Ensuring a safe and stress-free environment at higher education campuses has always been a challenge. When the COVID-19 pandemic began in early 2020, things became even more difficult.

For colleges and universities, striking a balance between securing buildings and spaces while allowing students and staff to freely move through campus wasn’t enough anymore. As mass lockdowns and social distancing requirements came into effect, security professionals at higher education campuses were forced to adapt quickly, restricting building access to an as-needed basis, enforcing and monitoring new occupancy limits in buildings, and ensuring everyone adhered to safety protocols.

To fulfill developing health mandates and keep students and staff safe, many security teams relied on existing access control technologies. But as new regulations came out and building access policies changed, some higher education security professionals faced an all-too-familiar reality: their legacy access control systems weren’t designed to keep up with these modern-day problems.

Higher education security leaders looking to invest in access control technology can employ the following criteria during their search, and discover tips on how to maintain safety on their post-COVID campuses into the future. We’ll also share some key features to help all campus security teams build a safer, stress-free environment for students and staff in a post-COVID world.

How COVID-19 Put the Spotlight on the Limitations of Legacy Access Control Technology

In the past, security professionals across higher education facilities dealt with the system limitations of legacy access control solutions in the best ways they could. While some conceded that controlling doors and cardholders was enough to keep a campus secure, others found workarounds or waited for budget increases to make small upgrades here or there.

No matter the strategies for managing legacy access control equipment, the COVID-19 pandemic showed campus security teams just how much those older solutions were holding them back. Disjointed and closed systems kept them from implementing tools to better track occupancy levels or remotely adapt door schedules and cardholder privileges. Older proximity cards and touch readers created vulnerabilities and could be difficult to manage and access across multiple sites.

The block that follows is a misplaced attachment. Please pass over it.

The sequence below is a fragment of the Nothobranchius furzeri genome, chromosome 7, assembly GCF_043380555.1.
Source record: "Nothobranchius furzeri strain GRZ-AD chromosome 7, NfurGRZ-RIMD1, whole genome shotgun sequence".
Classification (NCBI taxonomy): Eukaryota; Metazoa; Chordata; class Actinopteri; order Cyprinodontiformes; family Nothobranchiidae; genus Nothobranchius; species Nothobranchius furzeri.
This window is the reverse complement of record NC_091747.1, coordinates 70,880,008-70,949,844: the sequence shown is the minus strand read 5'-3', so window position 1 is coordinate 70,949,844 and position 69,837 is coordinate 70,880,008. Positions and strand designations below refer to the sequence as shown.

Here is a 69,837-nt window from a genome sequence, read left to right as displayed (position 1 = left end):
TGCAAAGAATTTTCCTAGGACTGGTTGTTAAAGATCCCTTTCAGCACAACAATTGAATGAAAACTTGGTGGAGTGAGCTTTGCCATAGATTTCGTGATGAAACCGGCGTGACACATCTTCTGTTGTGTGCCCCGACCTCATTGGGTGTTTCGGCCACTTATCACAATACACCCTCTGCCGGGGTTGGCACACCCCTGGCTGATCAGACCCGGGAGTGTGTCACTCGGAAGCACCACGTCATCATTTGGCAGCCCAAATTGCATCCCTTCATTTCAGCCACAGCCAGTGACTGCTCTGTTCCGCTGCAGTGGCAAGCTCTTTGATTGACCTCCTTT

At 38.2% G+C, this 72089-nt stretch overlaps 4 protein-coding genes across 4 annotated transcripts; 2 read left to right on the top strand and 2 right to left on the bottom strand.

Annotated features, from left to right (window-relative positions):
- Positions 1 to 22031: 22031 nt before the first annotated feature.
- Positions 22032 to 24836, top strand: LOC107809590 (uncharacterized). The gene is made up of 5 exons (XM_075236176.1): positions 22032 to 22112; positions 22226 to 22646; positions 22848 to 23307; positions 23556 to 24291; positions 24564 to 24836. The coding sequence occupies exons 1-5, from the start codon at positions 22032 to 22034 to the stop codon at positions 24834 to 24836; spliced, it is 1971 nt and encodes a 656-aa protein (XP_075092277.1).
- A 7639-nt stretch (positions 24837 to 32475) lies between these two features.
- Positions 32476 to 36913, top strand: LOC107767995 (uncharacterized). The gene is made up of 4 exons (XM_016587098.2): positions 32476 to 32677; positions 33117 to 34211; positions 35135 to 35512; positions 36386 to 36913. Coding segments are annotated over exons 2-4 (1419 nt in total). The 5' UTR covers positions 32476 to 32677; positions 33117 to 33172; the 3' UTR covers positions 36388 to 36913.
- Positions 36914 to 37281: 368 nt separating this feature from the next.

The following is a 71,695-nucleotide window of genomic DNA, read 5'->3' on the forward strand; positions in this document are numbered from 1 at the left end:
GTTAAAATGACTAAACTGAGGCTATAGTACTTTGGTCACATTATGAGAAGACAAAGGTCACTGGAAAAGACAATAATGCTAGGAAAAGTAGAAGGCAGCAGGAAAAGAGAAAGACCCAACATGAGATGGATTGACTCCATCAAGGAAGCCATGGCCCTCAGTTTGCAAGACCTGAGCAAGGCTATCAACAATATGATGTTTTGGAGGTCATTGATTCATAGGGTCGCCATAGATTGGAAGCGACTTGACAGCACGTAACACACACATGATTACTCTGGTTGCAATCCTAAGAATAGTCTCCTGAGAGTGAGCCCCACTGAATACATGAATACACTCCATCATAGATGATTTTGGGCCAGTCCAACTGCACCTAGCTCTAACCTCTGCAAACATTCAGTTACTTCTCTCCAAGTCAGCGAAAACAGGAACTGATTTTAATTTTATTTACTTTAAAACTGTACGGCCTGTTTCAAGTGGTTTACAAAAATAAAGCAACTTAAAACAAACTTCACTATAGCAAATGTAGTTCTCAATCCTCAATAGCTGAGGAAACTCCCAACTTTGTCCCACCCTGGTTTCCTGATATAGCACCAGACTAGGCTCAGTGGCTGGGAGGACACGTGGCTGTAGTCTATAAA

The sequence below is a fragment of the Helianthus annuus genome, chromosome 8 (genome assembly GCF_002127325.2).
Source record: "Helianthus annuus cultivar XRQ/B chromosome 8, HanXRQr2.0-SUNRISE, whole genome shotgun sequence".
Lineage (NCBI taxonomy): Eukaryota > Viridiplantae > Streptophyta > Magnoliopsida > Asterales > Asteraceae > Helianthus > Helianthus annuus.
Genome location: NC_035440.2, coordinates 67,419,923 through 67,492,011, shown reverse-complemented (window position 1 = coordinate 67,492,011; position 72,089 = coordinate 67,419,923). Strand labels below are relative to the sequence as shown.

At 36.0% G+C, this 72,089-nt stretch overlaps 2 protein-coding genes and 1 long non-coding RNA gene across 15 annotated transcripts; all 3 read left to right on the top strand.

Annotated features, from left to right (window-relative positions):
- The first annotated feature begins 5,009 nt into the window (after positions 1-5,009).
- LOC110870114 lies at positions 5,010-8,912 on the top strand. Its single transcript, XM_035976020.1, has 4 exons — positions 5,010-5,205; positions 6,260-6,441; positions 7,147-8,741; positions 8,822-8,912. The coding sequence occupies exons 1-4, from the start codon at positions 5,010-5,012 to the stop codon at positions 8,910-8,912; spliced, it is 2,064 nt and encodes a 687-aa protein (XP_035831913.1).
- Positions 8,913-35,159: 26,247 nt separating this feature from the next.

Now, looking ahead at a post-COVID world, many higher education facilities are ready to make changes. They want to move forward with greater ease and adaptability and invest in access control solutions that help them remain proactive as regulations and campus life evolve.

Why Open and Scalable Access Control Solutions Help Campuses Move Forward

 Upgrading a higher education access control system doesn’t happen overnight. It’s a big undertaking, and that alone can dissuade many universities and colleges from moving to newer solutions. The key is to invest in a modern access control solution that allows for a phased implementation. Typically, this requires two critical features: openness and scalability.

With an open-architecture access control solution, security professionals may keep some access control technologies and implement a new software solution to manage cardholders, devices and information. This gives them access to more modern capabilities which help operators streamline day-to-day tasks while reducing the total cost of ownership.

Later on, as more budget becomes available, campuses also get the flexibility to phase out older technologies and implement newer solutions such as touchless readers, mobile credentials, biometrics and more.

Where openness provides broader access to the latest innovations, scalability allows a security team to upgrade access control with one system, building or campus at a time. This means a security team can easily pilot a new solution before full-scale deployment or simply upgrade the most critical sites first.

Opting for a scalable solution will also support the unique requirements of an expansive higher education campus where devices and cardholder numbers can often reach hundreds and thousands, enabling fluctuation and future expansion.

Tools for Managing Access Control and Occupancy in a Post-COVID World

With an updated access control system, security teams can begin taking advantage of solutions that streamline workflows and processes, better address COVID-19 protocols, and improve the flow of movement on campus.

For instance, a security team could extend a modern access control solution with a physical identity and access management (PIAM) system to automate access requests and heighten compliance.

Instead of manually managing temporary access to secured areas, a PIAM system allows users to assign access rights based on roles, attributes, departments or specific security policies. Should internal policies or regulations change, users can modify which groups can access certain buildings or areas.